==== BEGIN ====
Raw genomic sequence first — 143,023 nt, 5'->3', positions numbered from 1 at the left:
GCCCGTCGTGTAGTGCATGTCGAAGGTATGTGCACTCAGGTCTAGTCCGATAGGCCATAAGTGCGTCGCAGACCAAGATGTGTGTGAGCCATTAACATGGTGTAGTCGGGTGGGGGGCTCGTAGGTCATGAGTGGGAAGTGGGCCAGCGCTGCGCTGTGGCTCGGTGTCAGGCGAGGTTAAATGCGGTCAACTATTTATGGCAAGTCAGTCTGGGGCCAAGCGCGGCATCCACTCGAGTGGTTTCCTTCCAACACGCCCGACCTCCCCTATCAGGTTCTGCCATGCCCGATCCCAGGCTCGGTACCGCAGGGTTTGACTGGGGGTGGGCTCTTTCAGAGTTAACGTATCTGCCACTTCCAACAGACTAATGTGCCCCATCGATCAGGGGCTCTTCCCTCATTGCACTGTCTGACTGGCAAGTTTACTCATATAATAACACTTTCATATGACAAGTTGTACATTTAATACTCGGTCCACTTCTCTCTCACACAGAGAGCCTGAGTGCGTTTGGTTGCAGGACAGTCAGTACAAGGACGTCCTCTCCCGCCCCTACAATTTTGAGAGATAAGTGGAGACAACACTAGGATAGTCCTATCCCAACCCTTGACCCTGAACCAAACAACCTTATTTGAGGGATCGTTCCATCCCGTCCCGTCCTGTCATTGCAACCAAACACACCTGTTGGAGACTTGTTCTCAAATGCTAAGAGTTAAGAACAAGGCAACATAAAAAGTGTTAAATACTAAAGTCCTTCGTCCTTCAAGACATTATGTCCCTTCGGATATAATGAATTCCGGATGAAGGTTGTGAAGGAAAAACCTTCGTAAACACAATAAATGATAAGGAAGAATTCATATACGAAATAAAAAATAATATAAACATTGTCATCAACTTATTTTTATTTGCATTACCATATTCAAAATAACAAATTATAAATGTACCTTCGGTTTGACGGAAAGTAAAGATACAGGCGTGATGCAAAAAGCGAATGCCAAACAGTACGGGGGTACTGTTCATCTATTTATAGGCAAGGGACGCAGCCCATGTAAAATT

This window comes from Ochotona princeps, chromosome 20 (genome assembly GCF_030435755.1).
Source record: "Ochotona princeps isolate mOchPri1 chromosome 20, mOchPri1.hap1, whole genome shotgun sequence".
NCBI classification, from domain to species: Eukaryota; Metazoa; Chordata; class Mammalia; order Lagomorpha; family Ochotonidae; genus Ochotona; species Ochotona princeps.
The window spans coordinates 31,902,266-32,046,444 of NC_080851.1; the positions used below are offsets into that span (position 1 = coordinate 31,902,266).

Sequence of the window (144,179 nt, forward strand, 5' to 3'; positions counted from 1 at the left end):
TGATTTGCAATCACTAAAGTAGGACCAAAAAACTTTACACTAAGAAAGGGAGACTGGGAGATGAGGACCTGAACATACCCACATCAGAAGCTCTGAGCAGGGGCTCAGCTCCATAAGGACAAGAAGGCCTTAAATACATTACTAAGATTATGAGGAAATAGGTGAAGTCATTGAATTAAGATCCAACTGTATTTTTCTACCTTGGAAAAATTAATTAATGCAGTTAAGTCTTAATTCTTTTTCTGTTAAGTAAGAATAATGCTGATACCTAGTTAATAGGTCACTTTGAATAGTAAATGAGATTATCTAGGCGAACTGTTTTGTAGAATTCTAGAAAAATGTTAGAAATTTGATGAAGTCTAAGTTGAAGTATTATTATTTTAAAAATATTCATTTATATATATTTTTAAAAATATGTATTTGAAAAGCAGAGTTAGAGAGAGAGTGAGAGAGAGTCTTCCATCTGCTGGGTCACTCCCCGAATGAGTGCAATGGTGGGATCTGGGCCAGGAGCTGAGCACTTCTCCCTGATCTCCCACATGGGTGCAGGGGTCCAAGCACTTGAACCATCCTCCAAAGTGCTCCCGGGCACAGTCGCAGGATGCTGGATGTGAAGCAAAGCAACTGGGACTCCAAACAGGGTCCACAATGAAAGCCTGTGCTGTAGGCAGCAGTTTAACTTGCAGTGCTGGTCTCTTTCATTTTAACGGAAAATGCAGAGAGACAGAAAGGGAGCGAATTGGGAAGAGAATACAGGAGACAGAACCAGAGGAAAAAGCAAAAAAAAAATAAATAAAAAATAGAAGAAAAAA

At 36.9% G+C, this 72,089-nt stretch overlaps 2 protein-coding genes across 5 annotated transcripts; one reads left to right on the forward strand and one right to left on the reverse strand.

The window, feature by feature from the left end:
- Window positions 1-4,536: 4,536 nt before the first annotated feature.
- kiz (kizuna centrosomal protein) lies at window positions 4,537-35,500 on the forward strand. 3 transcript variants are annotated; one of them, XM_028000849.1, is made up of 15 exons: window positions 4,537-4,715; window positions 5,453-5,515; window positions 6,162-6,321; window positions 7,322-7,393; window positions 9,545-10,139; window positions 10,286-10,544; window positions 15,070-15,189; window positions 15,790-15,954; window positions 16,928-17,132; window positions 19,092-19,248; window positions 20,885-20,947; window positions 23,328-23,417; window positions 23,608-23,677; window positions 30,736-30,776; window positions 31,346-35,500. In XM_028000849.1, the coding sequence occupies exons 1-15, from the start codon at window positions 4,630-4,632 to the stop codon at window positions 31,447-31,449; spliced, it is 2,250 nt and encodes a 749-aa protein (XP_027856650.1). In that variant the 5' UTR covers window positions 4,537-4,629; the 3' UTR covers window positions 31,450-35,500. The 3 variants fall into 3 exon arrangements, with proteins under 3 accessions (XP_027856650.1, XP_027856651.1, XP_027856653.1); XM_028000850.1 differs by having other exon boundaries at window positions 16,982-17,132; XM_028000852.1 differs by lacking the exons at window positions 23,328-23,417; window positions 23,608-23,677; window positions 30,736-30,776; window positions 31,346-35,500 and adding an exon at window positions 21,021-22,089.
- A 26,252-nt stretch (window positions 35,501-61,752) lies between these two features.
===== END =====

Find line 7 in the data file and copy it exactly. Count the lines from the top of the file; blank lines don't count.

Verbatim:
Sequence of the window (144,179 nt, forward strand, 5' to 3'; positions counted from 1 at the left end):